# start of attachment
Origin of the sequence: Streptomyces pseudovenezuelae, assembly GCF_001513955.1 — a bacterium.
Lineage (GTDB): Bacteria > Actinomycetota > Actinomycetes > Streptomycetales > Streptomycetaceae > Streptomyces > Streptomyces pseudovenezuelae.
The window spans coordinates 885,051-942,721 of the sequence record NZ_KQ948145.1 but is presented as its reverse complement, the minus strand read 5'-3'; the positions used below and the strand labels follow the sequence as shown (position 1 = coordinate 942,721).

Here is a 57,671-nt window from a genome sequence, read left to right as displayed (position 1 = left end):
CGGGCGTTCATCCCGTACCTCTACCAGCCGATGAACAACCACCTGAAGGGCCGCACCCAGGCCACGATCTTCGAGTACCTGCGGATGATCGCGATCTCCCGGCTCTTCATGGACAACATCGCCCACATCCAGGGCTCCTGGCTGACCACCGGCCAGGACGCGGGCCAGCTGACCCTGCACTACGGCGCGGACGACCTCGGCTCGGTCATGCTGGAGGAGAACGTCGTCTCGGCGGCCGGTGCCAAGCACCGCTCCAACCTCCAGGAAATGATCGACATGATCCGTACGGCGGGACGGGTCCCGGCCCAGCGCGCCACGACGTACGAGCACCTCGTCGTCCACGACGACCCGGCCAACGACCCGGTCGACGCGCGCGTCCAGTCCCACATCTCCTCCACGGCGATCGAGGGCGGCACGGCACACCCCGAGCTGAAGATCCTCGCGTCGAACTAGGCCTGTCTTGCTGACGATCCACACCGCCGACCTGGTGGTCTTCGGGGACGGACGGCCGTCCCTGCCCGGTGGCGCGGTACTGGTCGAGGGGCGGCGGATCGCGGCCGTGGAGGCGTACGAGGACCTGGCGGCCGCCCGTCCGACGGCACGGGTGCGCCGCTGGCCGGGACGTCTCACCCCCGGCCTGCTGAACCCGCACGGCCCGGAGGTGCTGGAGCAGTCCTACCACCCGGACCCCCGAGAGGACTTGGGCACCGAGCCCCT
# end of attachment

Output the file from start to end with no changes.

Origin of the sequence: Streptomyces pseudovenezuelae, assembly GCF_001513955.1 — a bacterium.
Lineage (GTDB): Bacteria > Actinomycetota > Actinomycetes > Streptomycetales > Streptomycetaceae > Streptomyces > Streptomyces pseudovenezuelae.
The window spans coordinates 885,051-942,721 of the sequence record NZ_KQ948145.1 but is presented as its reverse complement, the minus strand read 5'-3'; the positions used below and the strand labels follow the sequence as shown (position 1 = coordinate 942,721).

Here is a 57,671-nt window from a genome sequence, read left to right as displayed (position 1 = left end):
CGGGCGTTCATCCCGTACCTCTACCAGCCGATGAACAACCACCTGAAGGGCCGCACCCAGGCCACGATCTTCGAGTACCTGCGGATGATCGCGATCTCCCGGCTCTTCATGGACAACATCGCCCACATCCAGGGCTCCTGGCTGACCACCGGCCAGGACGCGGGCCAGCTGACCCTGCACTACGGCGCGGACGACCTCGGCTCGGTCATGCTGGAGGAGAACGTCGTCTCGGCGGCCGGTGCCAAGCACCGCTCCAACCTCCAGGAAATGATCGACATGATCCGTACGGCGGGACGGGTCCCGGCCCAGCGCGCCACGACGTACGAGCACCTCGTCGTCCACGACGACCCGGCCAACGACCCGGTCGACGCGCGCGTCCAGTCCCACATCTCCTCCACGGCGATCGAGGGCGGCACGGCACACCCCGAGCTGAAGATCCTCGCGTCGAACTAGGCCTGTCTTGCTGACGATCCACACCGCCGACCTGGTGGTCTTCGGGGACGGACGGCCGTCCCTGCCCGGTGGCGCGGTACTGGTCGAGGGGCGGCGGATCGCGGCCGTGGAGGCGTACGAGGACCTGGCGGCCGCCCGTCCGACGGCACGGGTGCGCCGCTGGCCGGGACGTCTCACCCCCGGCCTGCTGAACCCGCACGGCCCGGAGGTGCTGGAGCAGTCCTACCACCCGGACCCCCGAGAGGACTTGGGCACCGAGCCCCT